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Currently, homeowners looking to install solar can claim a 30% ITC on the cost of installation, but it is only payable as a tax credit. That, experts say, means it is only practically available to people with higher tax liability. A 2021 working paper from the Rand Corp. found that for the bottom 50% of U.S. income earners, it would take at least seven years to monetize the tax credit under the current structure. A separate report released in July from the Initiative for Energy Justice, the Institute for Local Self-Reliance (ILSR), and SUN estimated that changes to the Solar ITC could create opportunity for 5.5 million homes to add solar, part of a package of policies that could create 30 million solar homes.

“We have to be so creative to make these projects work, especially because our guiding principle is that they be cash positive from day one,” said SUN’s Rivera. “We can use every tax incentive and philanthropic opportunities, but households that have to rely on loans end up paying more because they’re not accessing that tax refund. Getting access to a reduction in that up-front cost can make the difference for someone to install solar.”

John Farrell, director of ILSR’s Energy Democracy Initiative and a co-author of the report, said direct pay language corrects a federal policy that has “always been biased towards people who have wealth.” Rather than paying out the credit over several years, a direct pay or refundability tweak would ensure that homeowners see the discounts up front. Farrell added that the bill, as written, would also extend direct pay to commercial customers, allowing for more deployment of community solar projects that would reach renters.

“This helps to reinforce the idea that it’s not just the utility[‘s] business to produce energy,” Farrell said. “We want to see an equal distribution of the economic benefits of the clean energy transition.”

Currently, the budget bill calls for the tax changes to kick in in 2024. Separately, a standalone bill from Sen. Jon Ossoff, D-Ga., would offer similar incentives, but would start a year earlier to accelerate the transition. Ossoff’s Clean Energy for All Homes Act was introduced with 13 Democrat and Independent cosponsors.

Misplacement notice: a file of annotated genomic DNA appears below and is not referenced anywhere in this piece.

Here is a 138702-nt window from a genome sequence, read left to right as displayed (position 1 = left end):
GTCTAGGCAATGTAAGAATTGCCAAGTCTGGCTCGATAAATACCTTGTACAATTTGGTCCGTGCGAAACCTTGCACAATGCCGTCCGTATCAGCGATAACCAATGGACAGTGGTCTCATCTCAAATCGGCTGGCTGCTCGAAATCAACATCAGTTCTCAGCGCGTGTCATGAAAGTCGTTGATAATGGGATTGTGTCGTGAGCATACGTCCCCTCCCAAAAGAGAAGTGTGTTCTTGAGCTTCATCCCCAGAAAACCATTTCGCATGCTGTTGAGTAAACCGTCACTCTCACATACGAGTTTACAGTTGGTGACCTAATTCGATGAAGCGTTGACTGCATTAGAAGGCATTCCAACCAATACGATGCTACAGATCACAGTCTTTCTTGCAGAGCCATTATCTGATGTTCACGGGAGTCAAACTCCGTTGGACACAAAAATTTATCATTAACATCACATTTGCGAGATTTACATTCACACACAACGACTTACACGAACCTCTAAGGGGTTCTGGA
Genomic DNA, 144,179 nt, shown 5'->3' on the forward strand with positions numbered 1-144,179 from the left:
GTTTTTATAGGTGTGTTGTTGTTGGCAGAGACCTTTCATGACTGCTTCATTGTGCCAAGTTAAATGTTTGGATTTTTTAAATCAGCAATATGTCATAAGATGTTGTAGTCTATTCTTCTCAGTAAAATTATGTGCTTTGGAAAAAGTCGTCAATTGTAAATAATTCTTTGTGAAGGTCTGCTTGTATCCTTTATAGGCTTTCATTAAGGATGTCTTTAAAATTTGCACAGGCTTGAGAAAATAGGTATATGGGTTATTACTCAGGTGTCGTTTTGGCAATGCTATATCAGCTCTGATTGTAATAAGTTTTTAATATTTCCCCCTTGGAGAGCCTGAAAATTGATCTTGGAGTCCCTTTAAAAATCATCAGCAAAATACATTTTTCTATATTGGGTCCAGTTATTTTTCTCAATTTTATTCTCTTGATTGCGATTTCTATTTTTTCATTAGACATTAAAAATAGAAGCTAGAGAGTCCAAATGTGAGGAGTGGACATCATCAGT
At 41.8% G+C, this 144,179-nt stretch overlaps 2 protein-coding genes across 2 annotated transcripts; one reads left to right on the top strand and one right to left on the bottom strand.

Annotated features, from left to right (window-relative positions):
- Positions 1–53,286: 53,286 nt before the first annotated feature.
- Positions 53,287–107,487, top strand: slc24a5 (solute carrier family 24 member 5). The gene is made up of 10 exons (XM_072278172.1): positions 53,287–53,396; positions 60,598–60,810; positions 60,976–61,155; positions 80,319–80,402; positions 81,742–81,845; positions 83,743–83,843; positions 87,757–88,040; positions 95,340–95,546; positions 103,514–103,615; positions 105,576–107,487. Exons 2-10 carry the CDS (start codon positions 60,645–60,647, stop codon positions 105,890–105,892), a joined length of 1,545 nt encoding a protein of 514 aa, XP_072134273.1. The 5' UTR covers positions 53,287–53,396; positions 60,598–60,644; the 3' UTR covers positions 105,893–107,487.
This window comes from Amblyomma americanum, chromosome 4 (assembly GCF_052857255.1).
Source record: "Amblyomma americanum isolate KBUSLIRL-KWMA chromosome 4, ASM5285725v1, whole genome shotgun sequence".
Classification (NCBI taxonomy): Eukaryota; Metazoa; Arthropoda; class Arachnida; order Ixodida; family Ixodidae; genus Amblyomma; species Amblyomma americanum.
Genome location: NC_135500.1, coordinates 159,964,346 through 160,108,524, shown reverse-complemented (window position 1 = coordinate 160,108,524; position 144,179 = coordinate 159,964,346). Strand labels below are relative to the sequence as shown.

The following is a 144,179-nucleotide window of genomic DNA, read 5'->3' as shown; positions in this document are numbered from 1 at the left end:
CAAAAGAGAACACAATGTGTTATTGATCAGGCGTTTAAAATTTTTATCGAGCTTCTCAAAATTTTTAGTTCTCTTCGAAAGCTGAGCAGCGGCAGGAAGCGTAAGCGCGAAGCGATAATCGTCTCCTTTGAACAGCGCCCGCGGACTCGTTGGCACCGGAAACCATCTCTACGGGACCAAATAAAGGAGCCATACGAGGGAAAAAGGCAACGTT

An Ossoff aide said the sponsors are “working hard to ensure our Clean Energy for All Homes Act is included in [the budget bill] as close as possible.”

The House could bring up the Build Back Better package as early as this week, Democratic leadership said, although the bill could see further changes when it reaches the Senate to gain the necessary 50 votes. The bill also contains 10-year extensions of tax credits for renewable generation and a credit for standalone energy storage products, as well as $555 billion in climate change and clean energy investments.

The bill also offers tax credits for electric vehicles of up to $12,500, which would also be available at the point of purchase. That, combined with the investments in charging equipment in the infrastructure bill signed into law this week, could boost EV deployment.

Quincy Lee, CEO of the EV fast charging company Electric Era, applauded the infrastructure bill’s “bias towards open access and public charging infrastructure,” especially in rural and low-income neighborhoods. While low-income households may not have the capital to install a charger, Lee said that expanding public chargers that are visible and accessible can “change the narrative” that these cars are reserved only for people with garages and off-street parking.

“We can’t achieve our climate goals if only millionaires and high income earners can afford electric vehicles and chargers in their homes,” Lee said. “The lower you go on the pricing curve to own an EV, the larger percentage of the population we can get involved in the new clean energy ecosystem.”